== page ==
Hamlet – a masterclass in making the audience think

09 +00002012-12-13T09:27:50+00:0031 2012 § Leave a comment

HamletIf you’re looking for the essentials of a classic crime thriller, Hamlet has the lot, including a touch of the supernatural!  There are the obvious elements, of course, not least of which is the splendidly-outrageous line-up of dead bodies.  For me, however, what makes this, of all Shakespeare’s plays, special is not its bloodthirsty aspects, nor the suspense, nor the sacrifice of a young and beautiful woman, nor even (my own usual delight and preference!) the astonishing psychological portrayal of the protagonist, but the delicately-poised opposition of the villain and the hero.

In what must be one of the most subtle presentations ever of the opposing forces of a story, the court scene near the beginning of the play, Claudius and Hamlet are contrasted in such a way that our feelings about each are always uncertain.  The former, having seized power, perhaps by nefarious means (his brother, Hamlet’s father the king, having been found dead), and grabbed the throne, is in supreme political control of the court, deftly balancing and managing the foreign and domestic affairs of state,  assessing the risk of war, making decisions, showing personal interest in and generosity towards his Lord Chamberlain’s son’s intentions AND adroitly attending to the inwardly-seething hatred and outwardly-sulking presence of his nephew, the rightful heir.  Of course, contemporary expectations were that the most suitable (i.e. most powerful) person should be king, not necessarily the next-in-blood, and Claudius shows himself to be a much more authoritative monarch than Hamlet might have been at this point and for some time to come.  What are we to make of them both?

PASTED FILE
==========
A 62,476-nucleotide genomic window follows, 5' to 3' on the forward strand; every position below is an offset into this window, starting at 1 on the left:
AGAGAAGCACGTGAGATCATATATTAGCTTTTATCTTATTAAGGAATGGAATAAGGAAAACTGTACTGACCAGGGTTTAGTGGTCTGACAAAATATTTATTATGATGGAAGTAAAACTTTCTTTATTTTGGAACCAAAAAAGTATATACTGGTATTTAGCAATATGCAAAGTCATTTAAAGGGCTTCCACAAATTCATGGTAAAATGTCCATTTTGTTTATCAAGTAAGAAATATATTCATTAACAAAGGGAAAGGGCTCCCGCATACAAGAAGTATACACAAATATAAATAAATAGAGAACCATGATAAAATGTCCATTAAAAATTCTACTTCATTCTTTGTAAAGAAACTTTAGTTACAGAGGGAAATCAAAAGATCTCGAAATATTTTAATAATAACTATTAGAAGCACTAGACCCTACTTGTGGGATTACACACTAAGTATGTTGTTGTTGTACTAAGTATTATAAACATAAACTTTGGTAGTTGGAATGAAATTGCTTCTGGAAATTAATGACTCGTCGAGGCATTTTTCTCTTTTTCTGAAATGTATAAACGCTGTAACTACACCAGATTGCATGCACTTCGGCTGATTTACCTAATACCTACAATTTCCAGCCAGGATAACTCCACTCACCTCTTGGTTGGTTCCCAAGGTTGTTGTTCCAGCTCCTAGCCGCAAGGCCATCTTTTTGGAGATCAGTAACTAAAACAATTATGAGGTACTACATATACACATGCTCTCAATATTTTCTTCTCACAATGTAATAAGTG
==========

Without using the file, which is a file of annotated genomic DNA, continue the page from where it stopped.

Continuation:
We probably have sympathy for Hamlet, with his obviously moody feelings of bereavement, and empathy with his bitterness that his mother has married his uncle only a month after his father’s death (he does not yet know – and nor do we – that his uncle murdered his father), but he doesn’t come across well, being introverted and inconsolable.  Claudius, on the other hand, is slick and assured in speech and behaviour;  but is his smooth talk too perfect?  Nothing predictable here; just the beginning of a fascinating contrast which challenges our understanding of both characters throughout the action of the whole drama, making us question more and more what is really going on.

Challenging and playing with audience perceptions: the mark of the excellent crime thriller writer.

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You are currently reading Hamlet – a masterclass in making the audience think at Christina James, crime novelist.


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